Stream of the Crop: 5 New Albums for Heavy Rotation

New projects from Sufjan Stevens, Björk, and Mick Jenkins top this week's list.
November 25, 2017, 12:25pm
Photo by Nina Corcoran via Flickr

The end of the week means a glut of new music to dig into and, while that is Extremely Good, it can be difficult to know where to start. So every week, we at Noisey put together a list of our favorite new albums, mixtapes, and EPs from the past seven days. You can listen to them all on this page. It is neither comprehensive nor fair. We hope it helps.

Sufjan Stevens: The Greatest Gift

Sufjan Stevens invented thankfulness.That may not be quantifiably true but given the generous spirit of his new B-sides and remixes "mixtape" The Greatest Gift, you could make the argument nonetheless. While the iPhone-recorded peeks into the recording process of Carrie & Lowell are lovely, it's the unheard material that truly dazzles. From the audio god rays that conclude "Wallowa Lake Monster" to the appropriately cascading electroacoustic textures of "The Hidden River of My Life," there's much to be grateful for. —Phil Whitmer


Björk: Utopia

"Definitely the best feeling is if you've written a song you think is good. We are hard judges, we write a lot of songs we think are OK, but when you write a song you think is good—that feeling is special. You do the whole thing for that feeling and you couldn't put it any better for me: to have nothing and then there's something. It's like magic. It's a philosophical statement, it's proactive: you don't like this world, how about this? It's you coming up with an option or positive rather than the other option which is going down the drain. There's no neutral, you have to make things to go forward—I mean that in the purest philosophical way." — Björk, in conversation with Kim Taylor-Bennett.

His Electro Blue Voice: Mental Hoop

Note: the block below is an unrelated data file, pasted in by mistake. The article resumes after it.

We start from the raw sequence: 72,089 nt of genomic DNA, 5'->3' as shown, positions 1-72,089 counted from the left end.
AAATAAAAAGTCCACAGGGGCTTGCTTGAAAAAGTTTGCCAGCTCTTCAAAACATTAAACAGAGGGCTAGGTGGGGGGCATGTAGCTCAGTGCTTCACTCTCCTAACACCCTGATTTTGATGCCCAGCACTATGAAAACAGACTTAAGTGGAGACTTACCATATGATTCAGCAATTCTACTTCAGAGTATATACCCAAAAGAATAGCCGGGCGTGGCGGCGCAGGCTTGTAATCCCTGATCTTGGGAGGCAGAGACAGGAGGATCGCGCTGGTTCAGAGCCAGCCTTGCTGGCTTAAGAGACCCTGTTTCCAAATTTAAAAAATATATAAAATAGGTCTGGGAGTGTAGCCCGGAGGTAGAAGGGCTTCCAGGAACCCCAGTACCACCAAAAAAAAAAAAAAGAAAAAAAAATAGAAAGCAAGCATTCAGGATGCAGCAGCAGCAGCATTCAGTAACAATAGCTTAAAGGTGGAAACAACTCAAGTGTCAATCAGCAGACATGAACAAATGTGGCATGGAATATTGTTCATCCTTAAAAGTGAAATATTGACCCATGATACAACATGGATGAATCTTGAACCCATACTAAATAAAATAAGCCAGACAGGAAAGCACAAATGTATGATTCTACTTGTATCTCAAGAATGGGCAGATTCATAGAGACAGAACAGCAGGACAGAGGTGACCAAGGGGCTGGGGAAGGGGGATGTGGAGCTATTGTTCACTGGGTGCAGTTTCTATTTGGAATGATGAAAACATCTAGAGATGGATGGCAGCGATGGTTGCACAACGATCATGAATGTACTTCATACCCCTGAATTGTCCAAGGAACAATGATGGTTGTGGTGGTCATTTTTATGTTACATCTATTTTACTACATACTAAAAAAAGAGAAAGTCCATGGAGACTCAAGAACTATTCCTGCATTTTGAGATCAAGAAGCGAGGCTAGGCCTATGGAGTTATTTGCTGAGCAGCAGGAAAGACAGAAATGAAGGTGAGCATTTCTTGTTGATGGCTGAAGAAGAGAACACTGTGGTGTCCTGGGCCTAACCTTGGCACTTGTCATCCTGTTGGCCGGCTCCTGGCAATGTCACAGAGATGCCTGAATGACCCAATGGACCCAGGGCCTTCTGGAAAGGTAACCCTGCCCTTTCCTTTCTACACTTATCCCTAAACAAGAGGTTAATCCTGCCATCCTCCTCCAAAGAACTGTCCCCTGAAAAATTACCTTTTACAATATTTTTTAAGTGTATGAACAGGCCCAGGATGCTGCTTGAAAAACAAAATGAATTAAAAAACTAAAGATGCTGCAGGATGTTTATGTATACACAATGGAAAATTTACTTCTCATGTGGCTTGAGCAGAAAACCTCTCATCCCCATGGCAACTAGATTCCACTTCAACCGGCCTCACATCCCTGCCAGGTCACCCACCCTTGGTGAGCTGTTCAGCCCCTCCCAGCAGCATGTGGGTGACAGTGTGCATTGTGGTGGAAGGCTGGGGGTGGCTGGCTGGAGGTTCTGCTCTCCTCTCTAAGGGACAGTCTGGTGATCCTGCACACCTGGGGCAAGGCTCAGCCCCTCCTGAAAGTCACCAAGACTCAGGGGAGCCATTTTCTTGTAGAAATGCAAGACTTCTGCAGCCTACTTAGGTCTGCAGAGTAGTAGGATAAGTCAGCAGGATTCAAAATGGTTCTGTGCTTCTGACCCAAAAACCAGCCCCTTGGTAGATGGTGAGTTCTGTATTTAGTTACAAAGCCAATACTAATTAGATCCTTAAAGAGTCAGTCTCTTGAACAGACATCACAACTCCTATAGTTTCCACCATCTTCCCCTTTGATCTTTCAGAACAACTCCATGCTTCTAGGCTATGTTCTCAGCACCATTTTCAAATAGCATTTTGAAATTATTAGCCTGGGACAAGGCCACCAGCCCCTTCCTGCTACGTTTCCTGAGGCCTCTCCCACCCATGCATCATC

Como, Italy’s premier post-psych drone-rock attack band, His Electro Blue Voice, make wonderfully stressful music. It’s the anxious, wound too tight, walls-closing-in sound of non-existence at one end, and death at the other. Metronome kraut-drums drive almost every song, guitars wash and pierce like infernal unattended power tools, while singer Francesco Mariani bleats and rants his existential concerns to an empty sky. The band has been perfecting their brand of turbulent space-grunge and post-punk to an obsessive degree and [Mental Hoop], chugging mightily along at an all too brief 35 minutes, is a terrific encapsulation of their ethos: momentum, impotent rage, repetition, and just enough ragged melody to keep hope afloat.— Zachary Lipez, His Electro Blue Voice's 'Mental Hoop' Is an Anxious Blast into the Void


Mick Jenkins: or more; the anxious

or more; the anxious has Jenkins at his lyrical, deliberate best, crackling over unhurried beats from THEMpeople, Ahwlee, Origami Beats, Greenslime, and ENG Creation. He’s in more tense territory here than he was on last year’s The Healing Component LP, though. On opener “Happy Gilmore,” he says he’ll “look you in your face if I hit you / Give a fuck about your clique or who with you”; on the previously released “Vampire in Brooklyn,” he digs into politicians and arrogant kid via a Biggie reference. On “Energies,” alongside Saba, he finishes up with triumph over an oscillating, tipsy beat: “Now my little light is incandescent / Now a nigga skin is iridescent / You can't get this glow with acquiescing / I ain't been there since an adolescent / I been asking questions.” — Alex Robert Ross, Mick Jenkins's New Mixtape Is a Tense, Pointed Gift

DRAM: #1HappyHoliday

Think fires, think Santa loading up his sleigh, think taking your drunk ass to bed having sipped too much whisky. That's the kinda thing we're talking about when we're talking about DRAM's #1HappyHoliday release. It's as though DRAM has soaked in the bathwater of Christmas spirit and emerged with a collection of tunes that wouldn't be out of place in Home Alone 2. Oh, and his mom features on the record, which shouldn't need to be stated but will be done so as the ultimate stunt.

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